A virtual continental island bounded by the Pacific Ocean, the Andes Mountains, and the Atacama Desert, the Chilean Winter Rainfall-Valdivian Forests harbors richly endemic flora and fauna.
The Araucaria tree has been declared a national monument in itself, protecting it from logging. The rare Andean cat, the mountain vizcacha, and the Andean condor can also be found in the hotspot.
Reptilian, amphibian, and freshwater fish endemism is also particularly high in this region.
Overgrazing, invasive species, and urbanization have all contributed to the destruction of the original habitat.
Major hydroelectric dams and the development of coastal areas to increase tourism are two specific problems facing the Chilean Winter Rainfall-Valdivian Forests.
†Recorded extinctions since 1500. *Categories I-IV afford higher levels of protection.
|Hotspot Original Extent (km²)
|Hotspot Vegetation Remaining (km²)
|Endemic Plant Species
|Endemic Threatened Birds
|Endemic Threatened Mammals
|Endemic Threatened Amphibians
|Human Population Density (people/km²)
|Area Protected (km²)
|Area Protected (km²) in Categories I-IV*
A virtual continental island bounded by the Pacific Ocean on the west, the Andes Mountains on the east, and the Atacama Desert in the north, the Chilean Winter Rainfall-Valdivian Forests Hotspot harbors richly endemic flora and fauna. The hotspot covers 397,142 km² of the central-northern part of the nation of Chile and the far western edge of Argentina, stretching from the Pacific coast to the crest of the Andean mountains. The hotspot encompasses about 40 percent of Chile’s land area and includes the offshore islands of San Félix and San Ambrosio and the Juan Fernández Islands.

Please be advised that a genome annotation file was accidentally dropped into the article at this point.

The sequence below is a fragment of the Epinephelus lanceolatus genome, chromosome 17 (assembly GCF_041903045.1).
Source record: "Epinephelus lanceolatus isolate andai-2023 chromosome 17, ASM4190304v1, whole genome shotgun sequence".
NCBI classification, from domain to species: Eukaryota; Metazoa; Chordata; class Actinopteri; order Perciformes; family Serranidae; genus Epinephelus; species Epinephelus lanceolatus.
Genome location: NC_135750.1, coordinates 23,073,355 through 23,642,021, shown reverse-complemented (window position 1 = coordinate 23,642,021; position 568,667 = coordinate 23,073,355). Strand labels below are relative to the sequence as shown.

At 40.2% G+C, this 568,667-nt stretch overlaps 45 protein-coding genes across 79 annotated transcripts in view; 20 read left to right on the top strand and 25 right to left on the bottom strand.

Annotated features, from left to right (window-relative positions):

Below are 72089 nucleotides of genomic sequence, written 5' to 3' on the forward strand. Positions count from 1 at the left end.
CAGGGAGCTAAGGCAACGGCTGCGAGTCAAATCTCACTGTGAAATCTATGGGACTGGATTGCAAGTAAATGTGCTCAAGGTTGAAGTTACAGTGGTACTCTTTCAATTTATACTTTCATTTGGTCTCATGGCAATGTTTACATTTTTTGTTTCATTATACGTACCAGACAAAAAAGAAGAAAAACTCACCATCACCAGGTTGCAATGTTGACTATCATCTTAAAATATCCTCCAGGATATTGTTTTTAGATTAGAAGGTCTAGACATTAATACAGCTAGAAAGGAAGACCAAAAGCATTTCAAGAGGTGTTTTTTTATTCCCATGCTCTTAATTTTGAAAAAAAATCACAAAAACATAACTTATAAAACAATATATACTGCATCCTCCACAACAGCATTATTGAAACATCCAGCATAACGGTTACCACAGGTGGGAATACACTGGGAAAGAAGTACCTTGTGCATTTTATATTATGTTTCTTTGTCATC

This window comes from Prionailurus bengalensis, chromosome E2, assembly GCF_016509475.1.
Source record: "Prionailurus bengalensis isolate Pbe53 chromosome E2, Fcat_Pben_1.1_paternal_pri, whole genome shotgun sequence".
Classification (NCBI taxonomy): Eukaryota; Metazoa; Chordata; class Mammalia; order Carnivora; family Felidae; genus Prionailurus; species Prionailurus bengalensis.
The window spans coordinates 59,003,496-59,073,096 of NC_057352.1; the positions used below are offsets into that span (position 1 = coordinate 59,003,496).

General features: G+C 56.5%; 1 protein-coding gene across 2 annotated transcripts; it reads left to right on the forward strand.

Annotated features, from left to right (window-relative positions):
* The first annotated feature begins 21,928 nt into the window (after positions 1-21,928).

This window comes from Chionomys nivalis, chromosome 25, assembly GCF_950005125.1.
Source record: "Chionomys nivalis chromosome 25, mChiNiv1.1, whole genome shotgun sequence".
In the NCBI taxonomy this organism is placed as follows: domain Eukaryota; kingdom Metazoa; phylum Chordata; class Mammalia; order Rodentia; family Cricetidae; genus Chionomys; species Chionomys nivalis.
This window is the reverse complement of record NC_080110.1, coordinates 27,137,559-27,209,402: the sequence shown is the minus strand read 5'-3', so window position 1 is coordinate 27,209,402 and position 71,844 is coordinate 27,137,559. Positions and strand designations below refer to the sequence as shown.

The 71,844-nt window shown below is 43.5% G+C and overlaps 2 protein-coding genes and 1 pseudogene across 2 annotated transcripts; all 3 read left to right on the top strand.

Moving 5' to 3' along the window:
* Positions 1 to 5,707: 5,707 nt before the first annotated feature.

The area of central-northern Chile is characterized by a winter-rainfall regime, while the northern part of southern Chile is characterized by rainfall all year round. The winter-rainfall area is divided almost equally between a typical Mediterranean-type climate area (155,000 km²) and a more arid area of winter-rainfall deserts (145,000 km²).
Vegetation types in the more northerly winter rainfall desert area include an extended band of coastal fog (camanchaca) desert and the more southerly inland desierto florido. Other vegetation types include coastal and inland matorral and savannas, deciduous forests and high-elevation alpine vegetation. On the lower western slopes of the Andes and the eastern slopes of the Coast Range, the typical matorral is open and contains a rich assemblage of endemic herbaceous and geophyte species. In the wetter climate of the western side of the Coast Range, the forests are closed. At higher elevations, the typical Mediterranean sclerophyllous vegetation grades up to Nothofagus forest. In addition, there is a small tongue of coastal rainforest along the southern coast from 39ºS southwards.